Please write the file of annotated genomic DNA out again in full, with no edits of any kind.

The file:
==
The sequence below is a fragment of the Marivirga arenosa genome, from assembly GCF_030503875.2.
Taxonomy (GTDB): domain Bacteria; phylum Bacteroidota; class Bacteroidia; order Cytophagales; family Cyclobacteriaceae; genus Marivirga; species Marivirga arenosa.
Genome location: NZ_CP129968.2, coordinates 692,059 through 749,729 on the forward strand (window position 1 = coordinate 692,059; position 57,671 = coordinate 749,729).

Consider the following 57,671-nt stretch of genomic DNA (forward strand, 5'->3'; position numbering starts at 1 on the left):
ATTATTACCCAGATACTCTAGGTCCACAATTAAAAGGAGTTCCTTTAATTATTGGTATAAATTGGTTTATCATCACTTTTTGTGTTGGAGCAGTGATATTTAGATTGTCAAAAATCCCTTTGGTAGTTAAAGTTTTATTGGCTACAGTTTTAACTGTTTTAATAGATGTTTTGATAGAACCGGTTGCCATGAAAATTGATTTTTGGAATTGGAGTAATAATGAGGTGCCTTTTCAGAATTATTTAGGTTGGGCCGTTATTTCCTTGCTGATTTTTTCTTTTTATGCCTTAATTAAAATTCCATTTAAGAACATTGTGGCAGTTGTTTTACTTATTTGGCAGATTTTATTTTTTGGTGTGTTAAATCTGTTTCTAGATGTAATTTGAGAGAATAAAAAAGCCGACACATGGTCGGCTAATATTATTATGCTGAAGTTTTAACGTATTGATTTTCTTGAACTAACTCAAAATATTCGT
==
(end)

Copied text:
The sequence below is a fragment of the Marivirga arenosa genome, from assembly GCF_030503875.2.
Taxonomy (GTDB): domain Bacteria; phylum Bacteroidota; class Bacteroidia; order Cytophagales; family Cyclobacteriaceae; genus Marivirga; species Marivirga arenosa.
Genome location: NZ_CP129968.2, coordinates 692,059 through 749,729 on the forward strand (window position 1 = coordinate 692,059; position 57,671 = coordinate 749,729).

Consider the following 57,671-nt stretch of genomic DNA (forward strand, 5'->3'; position numbering starts at 1 on the left):
ATTATTACCCAGATACTCTAGGTCCACAATTAAAAGGAGTTCCTTTAATTATTGGTATAAATTGGTTTATCATCACTTTTTGTGTTGGAGCAGTGATATTTAGATTGTCAAAAATCCCTTTGGTAGTTAAAGTTTTATTGGCTACAGTTTTAACTGTTTTAATAGATGTTTTGATAGAACCGGTTGCCATGAAAATTGATTTTTGGAATTGGAGTAATAATGAGGTGCCTTTTCAGAATTATTTAGGTTGGGCCGTTATTTCCTTGCTGATTTTTTCTTTTTATGCCTTAATTAAAATTCCATTTAAGAACATTGTGGCAGTTGTTTTACTTATTTGGCAGATTTTATTTTTTGGTGTGTTAAATCTGTTTCTAGATGTAATTTGAGAGAATAAAAAAGCCGACACATGGTCGGCTAATATTATTATGCTGAAGTTTTAACGTATTGATTTTCTTGAACTAACTCAAAATATTCGT